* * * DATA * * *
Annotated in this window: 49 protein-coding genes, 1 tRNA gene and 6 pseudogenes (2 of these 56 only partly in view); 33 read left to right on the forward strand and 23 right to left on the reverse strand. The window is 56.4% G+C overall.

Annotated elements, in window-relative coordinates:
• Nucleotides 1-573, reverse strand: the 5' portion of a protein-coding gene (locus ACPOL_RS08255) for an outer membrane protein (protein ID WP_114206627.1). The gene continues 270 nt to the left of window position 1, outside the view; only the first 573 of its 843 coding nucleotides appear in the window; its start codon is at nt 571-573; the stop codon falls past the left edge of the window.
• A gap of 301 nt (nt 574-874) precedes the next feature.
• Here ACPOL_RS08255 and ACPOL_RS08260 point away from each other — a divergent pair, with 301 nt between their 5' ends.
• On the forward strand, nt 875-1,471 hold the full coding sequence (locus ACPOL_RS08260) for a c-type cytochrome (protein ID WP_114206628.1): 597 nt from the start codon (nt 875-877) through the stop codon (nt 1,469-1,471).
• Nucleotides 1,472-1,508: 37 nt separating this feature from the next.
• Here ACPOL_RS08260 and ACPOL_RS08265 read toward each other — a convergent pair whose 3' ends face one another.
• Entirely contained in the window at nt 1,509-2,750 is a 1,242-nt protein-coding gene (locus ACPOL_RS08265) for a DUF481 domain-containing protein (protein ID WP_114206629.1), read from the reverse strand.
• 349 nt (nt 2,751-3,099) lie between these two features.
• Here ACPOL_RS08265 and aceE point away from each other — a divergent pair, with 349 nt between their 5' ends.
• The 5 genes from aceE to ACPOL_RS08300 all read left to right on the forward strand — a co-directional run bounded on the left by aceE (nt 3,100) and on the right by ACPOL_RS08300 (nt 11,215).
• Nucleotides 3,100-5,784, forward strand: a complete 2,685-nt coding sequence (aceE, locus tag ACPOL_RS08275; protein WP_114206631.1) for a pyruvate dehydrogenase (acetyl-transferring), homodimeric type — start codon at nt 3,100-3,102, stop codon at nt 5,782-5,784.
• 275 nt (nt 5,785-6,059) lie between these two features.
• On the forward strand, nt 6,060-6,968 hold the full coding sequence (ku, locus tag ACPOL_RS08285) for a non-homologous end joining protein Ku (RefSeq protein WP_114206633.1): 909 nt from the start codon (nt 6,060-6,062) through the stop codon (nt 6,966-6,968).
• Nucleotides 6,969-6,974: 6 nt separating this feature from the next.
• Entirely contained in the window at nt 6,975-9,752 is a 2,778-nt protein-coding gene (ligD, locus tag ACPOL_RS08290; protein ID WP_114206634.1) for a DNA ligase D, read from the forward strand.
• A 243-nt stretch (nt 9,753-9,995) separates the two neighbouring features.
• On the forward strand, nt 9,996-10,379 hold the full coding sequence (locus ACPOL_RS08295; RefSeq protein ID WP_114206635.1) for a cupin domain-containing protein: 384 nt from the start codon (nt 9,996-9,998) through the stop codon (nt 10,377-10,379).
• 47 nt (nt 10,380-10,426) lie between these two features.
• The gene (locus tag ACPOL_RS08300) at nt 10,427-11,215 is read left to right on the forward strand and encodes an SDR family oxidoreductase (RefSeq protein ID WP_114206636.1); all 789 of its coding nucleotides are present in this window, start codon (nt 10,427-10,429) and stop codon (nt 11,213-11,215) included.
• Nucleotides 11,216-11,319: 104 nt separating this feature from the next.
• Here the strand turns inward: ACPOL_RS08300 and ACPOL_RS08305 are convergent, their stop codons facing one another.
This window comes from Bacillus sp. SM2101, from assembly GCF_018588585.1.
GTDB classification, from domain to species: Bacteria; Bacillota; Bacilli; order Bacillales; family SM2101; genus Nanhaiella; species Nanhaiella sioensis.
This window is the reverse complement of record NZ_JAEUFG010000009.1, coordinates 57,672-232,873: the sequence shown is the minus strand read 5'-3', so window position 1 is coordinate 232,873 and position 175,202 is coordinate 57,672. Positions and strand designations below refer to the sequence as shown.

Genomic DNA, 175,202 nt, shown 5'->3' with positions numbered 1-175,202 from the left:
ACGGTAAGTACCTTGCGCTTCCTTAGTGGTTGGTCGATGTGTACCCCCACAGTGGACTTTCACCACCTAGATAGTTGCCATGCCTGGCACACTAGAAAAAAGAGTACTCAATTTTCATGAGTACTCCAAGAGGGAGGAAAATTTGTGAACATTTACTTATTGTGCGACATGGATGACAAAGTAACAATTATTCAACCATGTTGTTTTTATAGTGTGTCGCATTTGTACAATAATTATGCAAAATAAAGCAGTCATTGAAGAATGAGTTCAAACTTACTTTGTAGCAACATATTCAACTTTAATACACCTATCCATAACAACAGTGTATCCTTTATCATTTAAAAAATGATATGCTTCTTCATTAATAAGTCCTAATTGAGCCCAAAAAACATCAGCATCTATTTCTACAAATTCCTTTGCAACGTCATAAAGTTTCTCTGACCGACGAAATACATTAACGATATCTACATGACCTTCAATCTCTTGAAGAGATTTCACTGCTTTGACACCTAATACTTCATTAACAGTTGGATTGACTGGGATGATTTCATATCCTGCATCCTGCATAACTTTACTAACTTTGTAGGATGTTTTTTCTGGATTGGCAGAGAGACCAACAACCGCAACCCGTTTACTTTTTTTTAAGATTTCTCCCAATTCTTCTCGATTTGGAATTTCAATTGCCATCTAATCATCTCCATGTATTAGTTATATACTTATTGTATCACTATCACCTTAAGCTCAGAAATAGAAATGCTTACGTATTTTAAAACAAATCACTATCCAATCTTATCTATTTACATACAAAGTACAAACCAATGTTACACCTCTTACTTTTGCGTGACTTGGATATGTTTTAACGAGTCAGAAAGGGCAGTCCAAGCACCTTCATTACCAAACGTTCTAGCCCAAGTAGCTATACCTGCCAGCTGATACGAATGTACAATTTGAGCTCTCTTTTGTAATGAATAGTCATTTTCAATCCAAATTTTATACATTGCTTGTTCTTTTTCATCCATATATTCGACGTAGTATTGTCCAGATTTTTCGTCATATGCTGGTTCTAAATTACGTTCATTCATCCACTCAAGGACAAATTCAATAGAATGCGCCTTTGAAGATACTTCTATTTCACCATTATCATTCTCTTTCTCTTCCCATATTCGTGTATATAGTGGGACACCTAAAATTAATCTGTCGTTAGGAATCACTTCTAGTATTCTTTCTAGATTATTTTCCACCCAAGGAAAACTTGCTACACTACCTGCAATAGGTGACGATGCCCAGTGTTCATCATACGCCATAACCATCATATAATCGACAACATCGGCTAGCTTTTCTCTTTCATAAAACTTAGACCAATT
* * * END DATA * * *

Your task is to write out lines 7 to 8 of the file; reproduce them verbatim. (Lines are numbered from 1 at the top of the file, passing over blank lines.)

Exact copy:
• Nucleotides 1,472-1,508: 37 nt separating this feature from the next.
• Here ACPOL_RS08260 and ACPOL_RS08265 read toward each other — a convergent pair whose 3' ends face one another.